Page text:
It took the J.J. Abrams film just 12 days to do so, beating the previous record - set by this year’s ‘Jurassic World’ - to become the fastest ever film to take a billion at the box office. It only beat the dino adventure by one day, mind.

Star Wars

While it’s hard to compare the popularity of the ‘Star Wars’ franchise to that of ‘Jurassic Park’s’ it’s perhaps more impressive that the space adventure has done it without having been released in China - a boost that aided ‘Jurassic World’s’ huge, quick success.

Along the way, ‘The Force Awakens’ is smashing records left, right and centre, setting new UK opening weekend totals, and can now boast to be the biggest US Christmas Day box office earner in history with $49.3 million.

The current worldwide total, as it stands, is at $1,090,573,329, with that number rising by the day.
It wouldn’t surprise anyone if the film goes on to challenge James Cameron’s ‘Avatar’ as the highest-grossing movie of all time, but it’s still got some way to go to match it.

‘Avatar’s’ incredible $2.8 billion haul was due to the longevity of its cinema run as well as a re-release, which ‘The Force Awakens’ could conceivably do. Some are suggesting a Director’s Cut could emerge next year, with around 20 minutes believed to have been cut from what we’ve seen at the cinema available.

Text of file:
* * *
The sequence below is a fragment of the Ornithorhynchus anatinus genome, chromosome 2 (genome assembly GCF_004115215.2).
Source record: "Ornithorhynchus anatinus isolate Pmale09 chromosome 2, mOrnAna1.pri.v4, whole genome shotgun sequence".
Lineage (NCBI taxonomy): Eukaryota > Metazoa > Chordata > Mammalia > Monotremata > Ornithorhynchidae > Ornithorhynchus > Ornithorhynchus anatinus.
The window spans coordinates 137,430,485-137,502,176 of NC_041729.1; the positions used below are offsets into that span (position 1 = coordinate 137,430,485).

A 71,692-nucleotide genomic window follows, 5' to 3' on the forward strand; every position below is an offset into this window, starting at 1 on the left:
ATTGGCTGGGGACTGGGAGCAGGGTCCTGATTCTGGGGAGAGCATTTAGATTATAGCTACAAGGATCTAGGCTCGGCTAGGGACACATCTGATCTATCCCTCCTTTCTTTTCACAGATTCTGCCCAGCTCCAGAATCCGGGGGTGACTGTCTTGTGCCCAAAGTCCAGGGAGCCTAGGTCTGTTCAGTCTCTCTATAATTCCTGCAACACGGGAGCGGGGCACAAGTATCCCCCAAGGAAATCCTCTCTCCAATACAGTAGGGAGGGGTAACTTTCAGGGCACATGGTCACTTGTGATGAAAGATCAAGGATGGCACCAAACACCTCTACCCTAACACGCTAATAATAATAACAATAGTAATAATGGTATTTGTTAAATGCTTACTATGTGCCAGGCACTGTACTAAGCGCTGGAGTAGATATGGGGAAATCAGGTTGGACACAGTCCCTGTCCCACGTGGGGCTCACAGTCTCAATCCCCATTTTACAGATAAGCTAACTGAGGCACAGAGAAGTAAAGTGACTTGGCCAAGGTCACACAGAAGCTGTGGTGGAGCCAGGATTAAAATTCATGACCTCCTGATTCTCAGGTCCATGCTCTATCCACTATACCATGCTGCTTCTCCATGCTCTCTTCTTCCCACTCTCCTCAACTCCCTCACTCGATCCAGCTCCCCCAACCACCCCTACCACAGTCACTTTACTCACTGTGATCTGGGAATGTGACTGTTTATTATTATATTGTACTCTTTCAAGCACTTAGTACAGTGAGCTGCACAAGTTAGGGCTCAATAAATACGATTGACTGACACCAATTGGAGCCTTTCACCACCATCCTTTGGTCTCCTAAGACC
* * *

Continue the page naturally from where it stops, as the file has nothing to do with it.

Can J.J. Abrams and co. actually do the impossible and topple James Cameron’s ‘Avatar’? Only time will tell.

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Friday, December 25, 2015

A Walk in the Woods Movie Review

Parents need to know that A Walk in the Woods is a dramedy -- based on Bill Bryson's nonfiction book -- about two older men (played by Robert Redford and Nick Nolte) who decide to hike the Appalachian Trail. Language is the biggest issue, with frequent uses of "f--k" and "s--t," as well as strong sexual references/innuendo and stories of sexual exploits. An amorous couple kisses while driving a car, and she disappears below the seat to (it's implied) perform oral sex. There's some flirting, and a man gets in trouble with a married woman's husband, who wields a baseball bat. Characters fall off ledges, there's some arguing, and bears wander into a campsite. One character is a recovering alcoholic and tells stories of being drunk; he carries a bottle of whisky, but doesn't drink it. Minor characters are shown drinking and driving.